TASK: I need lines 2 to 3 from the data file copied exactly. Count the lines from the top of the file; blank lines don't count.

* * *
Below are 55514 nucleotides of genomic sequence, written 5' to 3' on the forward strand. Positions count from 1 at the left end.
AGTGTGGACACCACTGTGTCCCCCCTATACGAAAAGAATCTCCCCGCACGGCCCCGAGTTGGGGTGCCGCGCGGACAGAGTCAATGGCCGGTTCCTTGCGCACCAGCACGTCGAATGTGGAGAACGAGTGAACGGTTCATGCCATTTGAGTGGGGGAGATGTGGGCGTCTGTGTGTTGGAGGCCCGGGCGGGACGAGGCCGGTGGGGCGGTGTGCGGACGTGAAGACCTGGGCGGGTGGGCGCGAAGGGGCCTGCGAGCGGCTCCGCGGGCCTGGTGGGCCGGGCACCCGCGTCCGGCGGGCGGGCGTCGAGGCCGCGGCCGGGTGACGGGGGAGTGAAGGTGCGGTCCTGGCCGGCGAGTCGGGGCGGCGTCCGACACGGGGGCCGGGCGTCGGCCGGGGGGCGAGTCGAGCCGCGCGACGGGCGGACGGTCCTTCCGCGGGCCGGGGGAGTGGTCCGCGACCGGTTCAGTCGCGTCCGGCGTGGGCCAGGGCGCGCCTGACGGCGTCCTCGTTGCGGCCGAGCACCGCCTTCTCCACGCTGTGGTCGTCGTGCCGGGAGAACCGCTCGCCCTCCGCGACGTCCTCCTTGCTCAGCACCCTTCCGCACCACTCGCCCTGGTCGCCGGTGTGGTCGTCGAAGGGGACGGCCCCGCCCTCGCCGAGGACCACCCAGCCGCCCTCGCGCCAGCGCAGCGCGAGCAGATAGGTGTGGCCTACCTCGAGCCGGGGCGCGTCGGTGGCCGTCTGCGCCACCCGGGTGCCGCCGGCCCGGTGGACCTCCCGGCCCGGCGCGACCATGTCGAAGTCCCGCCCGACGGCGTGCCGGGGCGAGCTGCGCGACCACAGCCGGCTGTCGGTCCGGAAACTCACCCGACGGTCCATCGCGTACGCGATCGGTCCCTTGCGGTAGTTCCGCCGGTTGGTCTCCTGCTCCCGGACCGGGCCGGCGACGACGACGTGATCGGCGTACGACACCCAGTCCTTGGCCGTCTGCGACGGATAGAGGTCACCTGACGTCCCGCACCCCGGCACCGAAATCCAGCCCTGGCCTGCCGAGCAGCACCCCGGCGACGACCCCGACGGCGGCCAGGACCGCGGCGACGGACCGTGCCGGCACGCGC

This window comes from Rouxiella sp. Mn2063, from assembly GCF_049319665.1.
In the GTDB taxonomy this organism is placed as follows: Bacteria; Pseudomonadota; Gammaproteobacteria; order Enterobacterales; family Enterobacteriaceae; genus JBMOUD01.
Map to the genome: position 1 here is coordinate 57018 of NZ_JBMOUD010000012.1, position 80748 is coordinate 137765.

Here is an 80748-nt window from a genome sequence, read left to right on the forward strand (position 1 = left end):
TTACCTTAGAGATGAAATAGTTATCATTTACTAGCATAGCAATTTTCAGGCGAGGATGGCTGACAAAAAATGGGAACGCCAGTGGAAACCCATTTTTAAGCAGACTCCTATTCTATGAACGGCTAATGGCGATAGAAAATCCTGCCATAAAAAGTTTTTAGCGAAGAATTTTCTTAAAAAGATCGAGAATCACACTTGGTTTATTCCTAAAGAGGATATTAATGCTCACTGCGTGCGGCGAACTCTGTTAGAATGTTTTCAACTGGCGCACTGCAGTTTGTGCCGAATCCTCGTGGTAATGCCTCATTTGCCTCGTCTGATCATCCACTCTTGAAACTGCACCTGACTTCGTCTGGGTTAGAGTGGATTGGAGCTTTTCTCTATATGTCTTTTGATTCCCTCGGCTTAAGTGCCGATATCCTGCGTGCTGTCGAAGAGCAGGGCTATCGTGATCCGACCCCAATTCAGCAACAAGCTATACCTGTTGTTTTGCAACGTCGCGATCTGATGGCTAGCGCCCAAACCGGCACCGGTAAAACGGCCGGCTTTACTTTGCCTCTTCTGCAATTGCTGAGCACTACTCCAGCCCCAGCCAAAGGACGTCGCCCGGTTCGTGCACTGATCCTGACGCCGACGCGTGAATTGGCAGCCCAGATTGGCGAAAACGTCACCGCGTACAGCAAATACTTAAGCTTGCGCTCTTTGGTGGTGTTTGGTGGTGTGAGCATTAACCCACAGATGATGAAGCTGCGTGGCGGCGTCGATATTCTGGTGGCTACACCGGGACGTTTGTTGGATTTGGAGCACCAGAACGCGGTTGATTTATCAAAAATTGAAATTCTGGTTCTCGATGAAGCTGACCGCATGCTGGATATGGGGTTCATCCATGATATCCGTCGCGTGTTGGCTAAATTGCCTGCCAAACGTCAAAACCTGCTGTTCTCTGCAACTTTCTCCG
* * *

AGTGTGGACACCACTGTGTCCCCCCTATACGAAAAGAATCTCCCCGCACGGCCCCGAGTTGGGGTGCCGCGCGGACAGAGTCAATGGCCGGTTCCTTGCGCACCAGCACGTCGAATGTGGAGAACGAGTGAACGGTTCATGCCATTTGAGTGGGGGAGATGTGGGCGTCTGTGTGTTGGAGGCCCGGGCGGGACGAGGCCGGTGGGGCGGTGTGCGGACGTGAAGACCTGGGCGGGTGGGCGCGAAGGGGCCTGCGAGCGGCTCCGCGGGCCTGGTGGGCCGGGCACCCGCGTCCGGCGGGCGGGCGTCGAGGCCGCGGCCGGGTGACGGGGGAGTGAAGGTGCGGTCCTGGCCGGCGAGTCGGGGCGGCGTCCGACACGGGGGCCGGGCGTCGGCCGGGGGGCGAGTCGAGCCGCGCGACGGGCGGACGGTCCTTCCGCGGGCCGGGGGAGTGGTCCGCGACCGGTTCAGTCGCGTCCGGCGTGGGCCAGGGCGCGCCTGACGGCGTCCTCGTTGCGGCCGAGCACCGCCTTCTCCACGCTGTGGTCGTCGTGCCGGGAGAACCGCTCGCCCTCCGCGACGTCCTCCTTGCTCAGCACCCTTCCGCACCACTCGCCCTGGTCGCCGGTGTGGTCGTCGAAGGGGACGGCCCCGCCCTCGCCGAGGACCACCCAGCCGCCCTCGCGCCAGCGCAGCGCGAGCAGATAGGTGTGGCCTACCTCGAGCCGGGGCGCGTCGGTGGCCGTCTGCGCCACCCGGGTGCCGCCGGCCCGGTGGACCTCCCGGCCCGGCGCGACCATGTCGAAGTCCCGCCCGACGGCGTGCCGGGGCGAGCTGCGCGACCACAGCCGGCTGTCGGTCCGGAAACTCACCCGACGGTCCATCGCGTACGCGATCGGTCCCTTGCGGTAGTTCCGCCGGTTGGTCTCCTGCTCCCGGACCGGGCCGGCGACGACGACGTGATCGGCGTACGACACCCAGTCCTTGGCCGTCTGCGACGGATAGAGGTCACCTGACGTCCCGCACCCCGGCACCGAAATCCAGCCCTGGCCTGCCGAGCAGCACCCCGGCGACGACCCCGACGGCGGCCAGGACCGCGGCGACGGACCGTGCCGGCACGCGC

This window comes from Rouxiella sp. Mn2063, from assembly GCF_049319665.1.